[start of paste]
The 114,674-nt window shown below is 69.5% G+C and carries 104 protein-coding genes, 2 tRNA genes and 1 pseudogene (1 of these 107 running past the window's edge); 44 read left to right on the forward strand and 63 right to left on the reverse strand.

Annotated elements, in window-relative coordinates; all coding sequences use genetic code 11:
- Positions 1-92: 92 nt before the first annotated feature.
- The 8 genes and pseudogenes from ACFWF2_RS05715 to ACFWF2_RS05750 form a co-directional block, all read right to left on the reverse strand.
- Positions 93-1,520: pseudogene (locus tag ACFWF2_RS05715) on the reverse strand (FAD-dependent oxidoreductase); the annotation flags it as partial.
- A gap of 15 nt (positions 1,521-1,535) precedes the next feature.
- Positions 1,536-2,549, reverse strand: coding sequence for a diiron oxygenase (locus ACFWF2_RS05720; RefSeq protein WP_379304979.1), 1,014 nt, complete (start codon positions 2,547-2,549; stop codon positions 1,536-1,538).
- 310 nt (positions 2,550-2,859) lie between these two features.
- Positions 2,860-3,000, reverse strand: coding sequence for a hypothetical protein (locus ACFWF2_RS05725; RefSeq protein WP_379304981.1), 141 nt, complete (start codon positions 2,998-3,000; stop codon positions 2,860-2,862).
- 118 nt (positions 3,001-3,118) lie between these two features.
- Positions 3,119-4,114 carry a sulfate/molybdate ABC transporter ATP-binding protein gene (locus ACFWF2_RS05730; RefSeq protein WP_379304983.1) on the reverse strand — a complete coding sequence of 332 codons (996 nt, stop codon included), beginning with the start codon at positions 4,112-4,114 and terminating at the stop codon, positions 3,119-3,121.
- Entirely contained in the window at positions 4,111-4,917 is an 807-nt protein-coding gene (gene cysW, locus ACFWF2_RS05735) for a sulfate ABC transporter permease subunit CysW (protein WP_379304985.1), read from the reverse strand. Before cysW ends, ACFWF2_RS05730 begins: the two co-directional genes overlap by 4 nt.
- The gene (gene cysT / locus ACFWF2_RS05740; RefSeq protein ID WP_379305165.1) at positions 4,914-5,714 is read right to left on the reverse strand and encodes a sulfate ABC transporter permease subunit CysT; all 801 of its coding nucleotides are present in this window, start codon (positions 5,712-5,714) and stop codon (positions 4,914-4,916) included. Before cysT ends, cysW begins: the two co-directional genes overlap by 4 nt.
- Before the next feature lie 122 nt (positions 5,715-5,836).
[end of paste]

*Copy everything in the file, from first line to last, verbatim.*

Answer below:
The 114,674-nt window shown below is 69.5% G+C and carries 104 protein-coding genes, 2 tRNA genes and 1 pseudogene (1 of these 107 running past the window's edge); 44 read left to right on the forward strand and 63 right to left on the reverse strand.

Annotated elements, in window-relative coordinates; all coding sequences use genetic code 11:
- Positions 1-92: 92 nt before the first annotated feature.
- The 8 genes and pseudogenes from ACFWF2_RS05715 to ACFWF2_RS05750 form a co-directional block, all read right to left on the reverse strand.
- Positions 93-1,520: pseudogene (locus tag ACFWF2_RS05715) on the reverse strand (FAD-dependent oxidoreductase); the annotation flags it as partial.
- A gap of 15 nt (positions 1,521-1,535) precedes the next feature.
- Positions 1,536-2,549, reverse strand: coding sequence for a diiron oxygenase (locus ACFWF2_RS05720; RefSeq protein WP_379304979.1), 1,014 nt, complete (start codon positions 2,547-2,549; stop codon positions 1,536-1,538).
- 310 nt (positions 2,550-2,859) lie between these two features.
- Positions 2,860-3,000, reverse strand: coding sequence for a hypothetical protein (locus ACFWF2_RS05725; RefSeq protein WP_379304981.1), 141 nt, complete (start codon positions 2,998-3,000; stop codon positions 2,860-2,862).
- 118 nt (positions 3,001-3,118) lie between these two features.
- Positions 3,119-4,114 carry a sulfate/molybdate ABC transporter ATP-binding protein gene (locus ACFWF2_RS05730; RefSeq protein WP_379304983.1) on the reverse strand — a complete coding sequence of 332 codons (996 nt, stop codon included), beginning with the start codon at positions 4,112-4,114 and terminating at the stop codon, positions 3,119-3,121.
- Entirely contained in the window at positions 4,111-4,917 is an 807-nt protein-coding gene (gene cysW, locus ACFWF2_RS05735) for a sulfate ABC transporter permease subunit CysW (protein WP_379304985.1), read from the reverse strand. Before cysW ends, ACFWF2_RS05730 begins: the two co-directional genes overlap by 4 nt.
- The gene (gene cysT / locus ACFWF2_RS05740; RefSeq protein ID WP_379305165.1) at positions 4,914-5,714 is read right to left on the reverse strand and encodes a sulfate ABC transporter permease subunit CysT; all 801 of its coding nucleotides are present in this window, start codon (positions 5,712-5,714) and stop codon (positions 4,914-4,916) included. Before cysT ends, cysW begins: the two co-directional genes overlap by 4 nt.
- Before the next feature lie 122 nt (positions 5,715-5,836).